Tween (demographic)

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A tween is a person who is between the ages of 10 to 12 years old.[1] The term is often described in popular media as referring to a preadolescent (usually female) who is at the "in-between" stage in their development when they are considered "too old for toys, too young for boys".[2][3][4] However, the word is older than its present use as an advertising gimmick. The word tween dates at least back to the late 1930s when J.R.R. Tolkien used it to describe that age of irresponsibility after teenage.[5]

Definition[edit]

Tweens as a marketing demographic are defined as in-between being a child and a teen. They share some characteristics of teenagers as they are becoming them, such as, sometimes, changing bodies, growing interest in the opposite or same gender, etc., and they differ from younger children in that they are not, usually, primarily occupied with play.[6] Although they may appear like teens, abstract thought is almost nonexistent[citation needed], which makes rebellion as "tweens" rare and they tend to be conformist, especially with the media. They are often going through a period of rapid social, physiological and emotional development. Along with the teen years, the tween years are a time of the most rapid and dramatic change in development since conception and early infancy.[6]

The "tweens" were defined by J.R.R. Tolkien thusly: "At that time Frodo was still in his tweens, as the hobbits called the irresponsible twenties between childhood and coming of age at thirty-three."[5]

Personality development and social structures[edit]

Literature suggests that when children reach their tween years (8–12 years old), they begin to develop unique social needs and desires, and reveal distinctive hopes, dreams, and expectations for the future. Most notably in this age group, physical changes brought on by the onset of puberty are accompanied by emotional changes. Tweens begin to develop their own sense of self and seek out information from parents, the media, and peers that will help them further define themselves. They are beginning to identify their own interests and express themselves through their activities and the first adult interests start to emerge, such as playing sports, playing musical instruments, cooking, sewing, using computers, etc. Many schools and other organizations encourage tweens to start joining sports, clubs, bands, orchestras, and religious activities. At the same time, tween self-esteem is in development and fragile, at best. As such, tweens are highly affected by peers and face pressures and worries that are often focused on how they will fit in and interact with others in society.[7]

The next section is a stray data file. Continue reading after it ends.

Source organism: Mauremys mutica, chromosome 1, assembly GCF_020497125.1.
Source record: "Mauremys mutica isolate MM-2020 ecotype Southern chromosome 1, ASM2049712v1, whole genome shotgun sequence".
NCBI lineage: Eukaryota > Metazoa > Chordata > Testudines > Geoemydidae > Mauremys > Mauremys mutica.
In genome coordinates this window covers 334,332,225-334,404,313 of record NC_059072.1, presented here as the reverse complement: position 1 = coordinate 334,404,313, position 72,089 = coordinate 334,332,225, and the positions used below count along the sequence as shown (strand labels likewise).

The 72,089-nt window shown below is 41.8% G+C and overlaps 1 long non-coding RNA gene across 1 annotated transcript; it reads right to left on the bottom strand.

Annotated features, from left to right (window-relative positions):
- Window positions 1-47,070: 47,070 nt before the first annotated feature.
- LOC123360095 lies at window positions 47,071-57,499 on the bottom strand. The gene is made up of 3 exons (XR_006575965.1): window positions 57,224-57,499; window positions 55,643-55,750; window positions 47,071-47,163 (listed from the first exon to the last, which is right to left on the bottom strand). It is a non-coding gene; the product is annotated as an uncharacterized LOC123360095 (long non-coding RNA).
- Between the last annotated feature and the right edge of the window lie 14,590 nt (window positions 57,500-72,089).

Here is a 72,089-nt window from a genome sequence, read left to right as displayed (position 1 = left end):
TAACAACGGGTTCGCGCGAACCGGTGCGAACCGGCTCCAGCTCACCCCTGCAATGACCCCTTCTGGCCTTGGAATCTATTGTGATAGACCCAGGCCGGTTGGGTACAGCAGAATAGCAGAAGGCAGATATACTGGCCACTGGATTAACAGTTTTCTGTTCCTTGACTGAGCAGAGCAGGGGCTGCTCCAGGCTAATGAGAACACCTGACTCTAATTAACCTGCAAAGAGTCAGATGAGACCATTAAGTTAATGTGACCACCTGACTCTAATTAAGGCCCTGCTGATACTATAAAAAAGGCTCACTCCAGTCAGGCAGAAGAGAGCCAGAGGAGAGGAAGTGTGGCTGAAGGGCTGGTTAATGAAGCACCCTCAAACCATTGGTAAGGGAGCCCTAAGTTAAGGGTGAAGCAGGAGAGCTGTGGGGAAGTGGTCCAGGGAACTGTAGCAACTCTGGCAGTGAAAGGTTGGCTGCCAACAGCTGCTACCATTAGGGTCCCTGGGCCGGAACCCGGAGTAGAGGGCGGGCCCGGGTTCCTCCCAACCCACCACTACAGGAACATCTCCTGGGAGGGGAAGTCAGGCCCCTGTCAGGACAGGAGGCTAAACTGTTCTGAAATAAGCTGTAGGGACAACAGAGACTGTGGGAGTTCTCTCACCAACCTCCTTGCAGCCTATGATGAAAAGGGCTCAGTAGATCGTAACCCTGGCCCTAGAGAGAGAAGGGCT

Demographics and marketing[edit]

There are currently 20 million tweens in the U.S. and they are projected to hit 23 million by 2020 (U.S. Census).[8] Tweens are a highly diverse segment of the U.S. population. Minorities will comprise more than half of all children by 2023, with nearly 40% projected to be Hispanic.[9]

The word tweens is used by marketing firms and advertisers targeting younger demographics, which include tweens and young children. Marketers no longer target kids aged 2–11 as one segment. Instead, they target multiple demographics, some of which overlap.[citation needed]

References[edit]

  1. ^ "Tween." Dictionary.com, American Heritage Dictionary of the English Language, 4th ed. Houghton Mifflin, 2004. Web. 4 May 2010.
  2. ^ Aucoin, Don (2 February 2005). "Too old for toys, too young for boys". The Boston Globe. Retrieved 2011-02-04. 
  3. ^ "It's Tween time". Deccan Chronicle. Retrieved 2011-02-04. 
  4. ^ "Tween Talk: Too Old For Toys, Too Young For Boys". Take The Handle. Retrieved 2011-02-04. 
  5. ^ a b The Fellowship of the Ring (Part One), by J.R.R. Tolkien, 1954, pg. 22, first paragraph. "At that time Frodo was still in his tweens, as the hobbits called the irresponsible twenties between childhood and coming of age at thirty-three."
  6. ^ a b Clifford-Poston, Andrea. Tweens: What to Expect From – and How to Survive – Your Child's Pre-teen Years. Oxford: Oneworld, 2005. Print.
  7. ^ Aeffect, Inc. "Review of Literature to Support Development of the Youth Media Campaign: Exploring How to Motivate Behavior Change Among Tweens in America." Prepared for CDC. December 2000. Web.
  8. ^ Jayson, Sharon. "It's Cooler than Ever to Be a Tween, but Is Childhood Lost?" USA Today. 2 February 2009. Web.
  9. ^ Faw, Larissa. "Tween Spending and Influence." EPM Communications, Inc. 2008.